Ariel Reichman: This is Worse
24.01. – 10.04.2021
Text by Johanna Adam
English | German
I AM SAFE or I AM NOT SAFE appears on the neon lights outside the gallery building depending on the answer we give by pressing a button in the exhibition space or online at https://iamnotsafe.digital/
AM I SAFE? The question is as complex as it is elementary. The answer depends on a number of factors that concern all of the mosaic stones of our current living situation. We cannot get an overview of all of them; not all of them matter equally. And yet we can answer quickly, because in the end it essentially points to the individual feeling of each of us: “Do I feel safe right now?” Ariel Reichman raises this question as a kind of preface to his exhibition.
In his Military Landscape Paintings, Ariel Reichman makes military insignia —primarily deriving from the Israeli armed forces — the basis of highly abstract depictions of landscapes. The insignia often represent stylized landscape elements that serve as a background for military motifs, such as tanks, fighter planes, or raised flags which Reichman removed for his paintings.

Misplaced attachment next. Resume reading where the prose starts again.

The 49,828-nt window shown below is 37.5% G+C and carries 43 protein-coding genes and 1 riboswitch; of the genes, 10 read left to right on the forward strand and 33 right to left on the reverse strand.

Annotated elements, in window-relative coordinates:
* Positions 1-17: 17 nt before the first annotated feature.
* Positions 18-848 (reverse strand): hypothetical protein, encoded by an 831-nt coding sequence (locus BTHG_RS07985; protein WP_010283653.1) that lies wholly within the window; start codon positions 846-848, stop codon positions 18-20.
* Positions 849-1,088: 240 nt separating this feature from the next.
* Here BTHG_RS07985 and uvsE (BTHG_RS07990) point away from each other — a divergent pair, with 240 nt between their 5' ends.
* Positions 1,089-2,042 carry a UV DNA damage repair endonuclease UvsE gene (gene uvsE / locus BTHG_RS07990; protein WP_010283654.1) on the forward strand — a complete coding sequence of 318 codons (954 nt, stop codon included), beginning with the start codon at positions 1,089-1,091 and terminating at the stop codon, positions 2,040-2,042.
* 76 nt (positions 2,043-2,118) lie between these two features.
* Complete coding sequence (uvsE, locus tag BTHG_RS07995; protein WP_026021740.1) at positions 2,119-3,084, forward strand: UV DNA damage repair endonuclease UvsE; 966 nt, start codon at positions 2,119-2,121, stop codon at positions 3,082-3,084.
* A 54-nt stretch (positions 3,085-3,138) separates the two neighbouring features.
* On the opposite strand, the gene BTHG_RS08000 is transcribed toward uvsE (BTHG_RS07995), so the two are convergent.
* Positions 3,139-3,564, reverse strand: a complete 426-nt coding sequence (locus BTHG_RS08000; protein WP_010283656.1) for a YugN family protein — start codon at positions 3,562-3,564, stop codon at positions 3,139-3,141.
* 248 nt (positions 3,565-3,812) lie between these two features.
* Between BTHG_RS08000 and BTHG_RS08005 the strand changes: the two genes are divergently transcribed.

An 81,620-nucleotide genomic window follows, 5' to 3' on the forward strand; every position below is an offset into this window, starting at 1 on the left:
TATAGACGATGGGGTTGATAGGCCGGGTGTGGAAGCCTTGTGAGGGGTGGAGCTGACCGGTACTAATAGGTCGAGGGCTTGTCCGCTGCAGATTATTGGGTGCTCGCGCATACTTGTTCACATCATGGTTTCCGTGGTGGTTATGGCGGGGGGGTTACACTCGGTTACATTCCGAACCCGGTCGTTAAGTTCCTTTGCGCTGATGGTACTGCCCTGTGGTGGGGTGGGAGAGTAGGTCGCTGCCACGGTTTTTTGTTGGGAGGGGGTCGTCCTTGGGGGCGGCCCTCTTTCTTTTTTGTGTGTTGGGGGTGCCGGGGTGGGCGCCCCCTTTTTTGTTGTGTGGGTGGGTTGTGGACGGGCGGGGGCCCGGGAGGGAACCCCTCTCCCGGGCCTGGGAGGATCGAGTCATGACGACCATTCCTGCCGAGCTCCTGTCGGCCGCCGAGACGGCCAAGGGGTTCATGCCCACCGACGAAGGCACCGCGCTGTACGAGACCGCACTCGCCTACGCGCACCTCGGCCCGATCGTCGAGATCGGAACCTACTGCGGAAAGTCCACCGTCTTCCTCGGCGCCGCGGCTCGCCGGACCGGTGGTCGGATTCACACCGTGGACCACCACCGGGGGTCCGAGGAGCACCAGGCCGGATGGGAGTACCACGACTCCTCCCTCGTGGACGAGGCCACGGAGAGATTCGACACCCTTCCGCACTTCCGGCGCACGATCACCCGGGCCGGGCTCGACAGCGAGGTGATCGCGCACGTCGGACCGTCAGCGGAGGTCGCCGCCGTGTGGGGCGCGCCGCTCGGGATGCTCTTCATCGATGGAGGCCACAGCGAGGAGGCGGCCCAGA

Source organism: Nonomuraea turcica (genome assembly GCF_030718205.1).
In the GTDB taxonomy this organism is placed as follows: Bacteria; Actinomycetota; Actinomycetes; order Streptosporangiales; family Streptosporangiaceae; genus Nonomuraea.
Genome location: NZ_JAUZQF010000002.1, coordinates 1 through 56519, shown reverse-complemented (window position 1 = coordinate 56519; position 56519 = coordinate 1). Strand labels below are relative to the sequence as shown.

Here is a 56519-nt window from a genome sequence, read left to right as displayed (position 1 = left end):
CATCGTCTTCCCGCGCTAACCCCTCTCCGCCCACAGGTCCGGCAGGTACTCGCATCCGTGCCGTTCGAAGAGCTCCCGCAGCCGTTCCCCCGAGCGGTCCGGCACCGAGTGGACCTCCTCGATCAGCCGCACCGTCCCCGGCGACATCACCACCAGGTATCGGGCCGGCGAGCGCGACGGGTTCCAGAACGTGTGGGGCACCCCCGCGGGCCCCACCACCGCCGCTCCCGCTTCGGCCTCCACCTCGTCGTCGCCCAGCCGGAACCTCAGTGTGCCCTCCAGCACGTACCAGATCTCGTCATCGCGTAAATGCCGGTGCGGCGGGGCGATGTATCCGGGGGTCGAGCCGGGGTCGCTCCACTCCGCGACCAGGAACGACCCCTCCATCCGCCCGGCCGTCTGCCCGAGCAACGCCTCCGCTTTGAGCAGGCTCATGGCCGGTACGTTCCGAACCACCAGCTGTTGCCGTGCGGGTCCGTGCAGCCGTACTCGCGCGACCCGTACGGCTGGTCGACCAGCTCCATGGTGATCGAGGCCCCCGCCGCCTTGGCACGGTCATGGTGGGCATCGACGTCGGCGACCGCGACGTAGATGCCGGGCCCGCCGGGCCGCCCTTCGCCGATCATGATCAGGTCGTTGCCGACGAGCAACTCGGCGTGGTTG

In his series Pre/Post Disasters of War, Ariel Reichman takes up the drastic depictions of violence that Francisco de Goya presents in his aquatint etchings Desastres de la guerra (The Disasters of War) between 1810 and 1814. Esto es peor (This Is Worse) is the caption to one of these scenes. In a series of nine drawings, Reichman takes up Goya’s scenes but removes all human presence from them.
For his new body of paintings Ariel Reichman attaches war ribbons on aluminium plates and extends their color fields. War ribbons are means to decorate soldiers for their achievements in war. Attaching them to paintings Reichman, however, ‚honors‘ objects and undermines the ribbons‘ symbolic values of heroism and pride – counterparts to the disastrous realities of war.
The works of Ariel Reichman are often about inner states and individual constitution, so is I Still Have to Be Strong. The collected tree trunks and branches become fragile bodies with deep traces of burns in several places. In those places, the solid wood becomes brittle, thin, and fragile. The visible fragility seems that much more astonishing to us because the former strength of the branches is still visible. This image can easily be related to a human level: The stronger a person seems to us, the more we are perplexed by signs of vulnerability. In view of society’s debate over attributions of masculinity, this contradiction can be read as a reference to clichés that still dominate: Visible weakness is the final taboo for men.